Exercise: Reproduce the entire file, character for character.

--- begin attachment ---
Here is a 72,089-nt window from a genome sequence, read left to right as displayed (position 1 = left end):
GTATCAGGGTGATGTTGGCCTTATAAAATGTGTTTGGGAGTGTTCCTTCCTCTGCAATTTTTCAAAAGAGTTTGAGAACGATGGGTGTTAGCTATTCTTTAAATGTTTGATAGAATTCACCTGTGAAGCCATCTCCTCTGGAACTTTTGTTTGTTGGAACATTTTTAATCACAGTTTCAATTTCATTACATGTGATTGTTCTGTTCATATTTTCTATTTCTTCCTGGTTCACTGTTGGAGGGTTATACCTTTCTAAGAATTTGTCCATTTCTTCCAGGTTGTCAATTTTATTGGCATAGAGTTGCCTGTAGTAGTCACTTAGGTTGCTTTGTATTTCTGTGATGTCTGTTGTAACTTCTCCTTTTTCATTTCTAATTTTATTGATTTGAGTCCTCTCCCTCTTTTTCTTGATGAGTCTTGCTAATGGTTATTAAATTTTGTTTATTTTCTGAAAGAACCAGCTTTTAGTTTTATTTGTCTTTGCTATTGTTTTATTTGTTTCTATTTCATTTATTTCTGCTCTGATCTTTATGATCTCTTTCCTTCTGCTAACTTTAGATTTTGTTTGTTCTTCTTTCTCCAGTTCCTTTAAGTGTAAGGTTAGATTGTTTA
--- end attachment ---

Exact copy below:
Here is a 72,089-nt window from a genome sequence, read left to right as displayed (position 1 = left end):
GTATCAGGGTGATGTTGGCCTTATAAAATGTGTTTGGGAGTGTTCCTTCCTCTGCAATTTTTCAAAAGAGTTTGAGAACGATGGGTGTTAGCTATTCTTTAAATGTTTGATAGAATTCACCTGTGAAGCCATCTCCTCTGGAACTTTTGTTTGTTGGAACATTTTTAATCACAGTTTCAATTTCATTACATGTGATTGTTCTGTTCATATTTTCTATTTCTTCCTGGTTCACTGTTGGAGGGTTATACCTTTCTAAGAATTTGTCCATTTCTTCCAGGTTGTCAATTTTATTGGCATAGAGTTGCCTGTAGTAGTCACTTAGGTTGCTTTGTATTTCTGTGATGTCTGTTGTAACTTCTCCTTTTTCATTTCTAATTTTATTGATTTGAGTCCTCTCCCTCTTTTTCTTGATGAGTCTTGCTAATGGTTATTAAATTTTGTTTATTTTCTGAAAGAACCAGCTTTTAGTTTTATTTGTCTTTGCTATTGTTTTATTTGTTTCTATTTCATTTATTTCTGCTCTGATCTTTATGATCTCTTTCCTTCTGCTAACTTTAGATTTTGTTTGTTCTTCTTTCTCCAGTTCCTTTAAGTGTAAGGTTAGATTGTTTA